Micro-Electrical-Mechanical-Systems (MEMS) may contain mechanical parts that are often actuated by an external electrical signal. Visual inspection of the mechanical parts may require a Scanning Electron Microscope (SEM) due to the extremely small dimensions involved. While imaging, electrons interact with the specimen and may generate static electric charge within features of the specimen. Recently, devices have been designed to use the forces generated as a result of interacting static electric charges within features produced during SEM imaging as means of actuating mechanical movement. This study investigates two such MEMS devices designed and fabricated using the Sandia SUMMiT V MEMS process. The first design is a test structure used to quantify the forces and charges generated through the actuation process. The test structure utilizes thin beams that bend and store energy. A theoretical beam mechanics model has been created to quantify those forces. After fabrication the test structure was cross sectioned. Actual dimensions were measured using optical and electron microscopes. These dimensions were compared with those expected from design simulations. The actual test structure dimensions were found to be suitable for micro charge pump actuation. The second design is a series of interlocking shelves intended to expand into a stepped pyramid when viewed under a SEM. This pyramid was intended to demonstrate the unique ability of the charge pump method. Unfortunately, the pyramid device was found to be too loosely designed and resulted in steps moving off track likely during final steps of fabrication. When steps were inline, SEM imaging of the pyramid expanded only partially. The design has been revised to include beams running perpendicular to and cutting into the step's top layer as well as bottom layer. These beams as well as an extra layer underneath the pyramid, should help the pyramid to survive manufacture and charge properly. A practical application of micro charge pump actuation, as well as the pyramid is discussed.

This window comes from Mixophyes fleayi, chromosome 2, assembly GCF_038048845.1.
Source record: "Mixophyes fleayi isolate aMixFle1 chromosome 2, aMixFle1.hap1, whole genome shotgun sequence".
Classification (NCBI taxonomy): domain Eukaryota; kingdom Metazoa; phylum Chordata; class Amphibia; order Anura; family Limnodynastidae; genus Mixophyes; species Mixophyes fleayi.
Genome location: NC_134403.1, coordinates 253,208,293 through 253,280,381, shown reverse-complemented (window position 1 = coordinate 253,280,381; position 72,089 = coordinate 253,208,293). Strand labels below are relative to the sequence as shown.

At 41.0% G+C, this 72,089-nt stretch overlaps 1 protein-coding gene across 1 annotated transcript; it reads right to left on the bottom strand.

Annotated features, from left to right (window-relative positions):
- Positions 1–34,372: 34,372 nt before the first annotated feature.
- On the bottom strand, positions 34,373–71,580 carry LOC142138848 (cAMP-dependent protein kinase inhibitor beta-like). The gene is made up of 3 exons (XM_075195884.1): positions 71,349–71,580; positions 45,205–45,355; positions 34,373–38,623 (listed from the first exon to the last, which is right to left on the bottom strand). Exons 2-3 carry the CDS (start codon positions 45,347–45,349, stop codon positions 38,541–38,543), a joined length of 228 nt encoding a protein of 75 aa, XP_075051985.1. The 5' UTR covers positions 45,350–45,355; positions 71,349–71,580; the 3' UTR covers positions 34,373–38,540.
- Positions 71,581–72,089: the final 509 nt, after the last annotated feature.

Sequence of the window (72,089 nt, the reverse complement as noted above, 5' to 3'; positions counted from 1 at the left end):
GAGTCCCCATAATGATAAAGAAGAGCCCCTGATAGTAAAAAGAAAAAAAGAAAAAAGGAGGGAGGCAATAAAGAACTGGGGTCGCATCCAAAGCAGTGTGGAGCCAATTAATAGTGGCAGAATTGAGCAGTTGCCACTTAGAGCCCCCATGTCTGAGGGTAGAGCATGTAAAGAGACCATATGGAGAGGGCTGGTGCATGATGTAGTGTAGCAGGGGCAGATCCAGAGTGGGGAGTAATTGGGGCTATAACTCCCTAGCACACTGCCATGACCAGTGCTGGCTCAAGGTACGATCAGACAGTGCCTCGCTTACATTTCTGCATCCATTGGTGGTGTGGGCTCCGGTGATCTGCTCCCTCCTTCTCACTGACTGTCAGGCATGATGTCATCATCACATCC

University of Utah;
Microelectromechanical systems; Microactuators
University of Utah;
Relation-Is Version Of
Digital reproduction of “Micro charge pump actuation in SUMMiT V MEMS” J. Willard Marriott Library Special Collections TK7.5 2008 .A63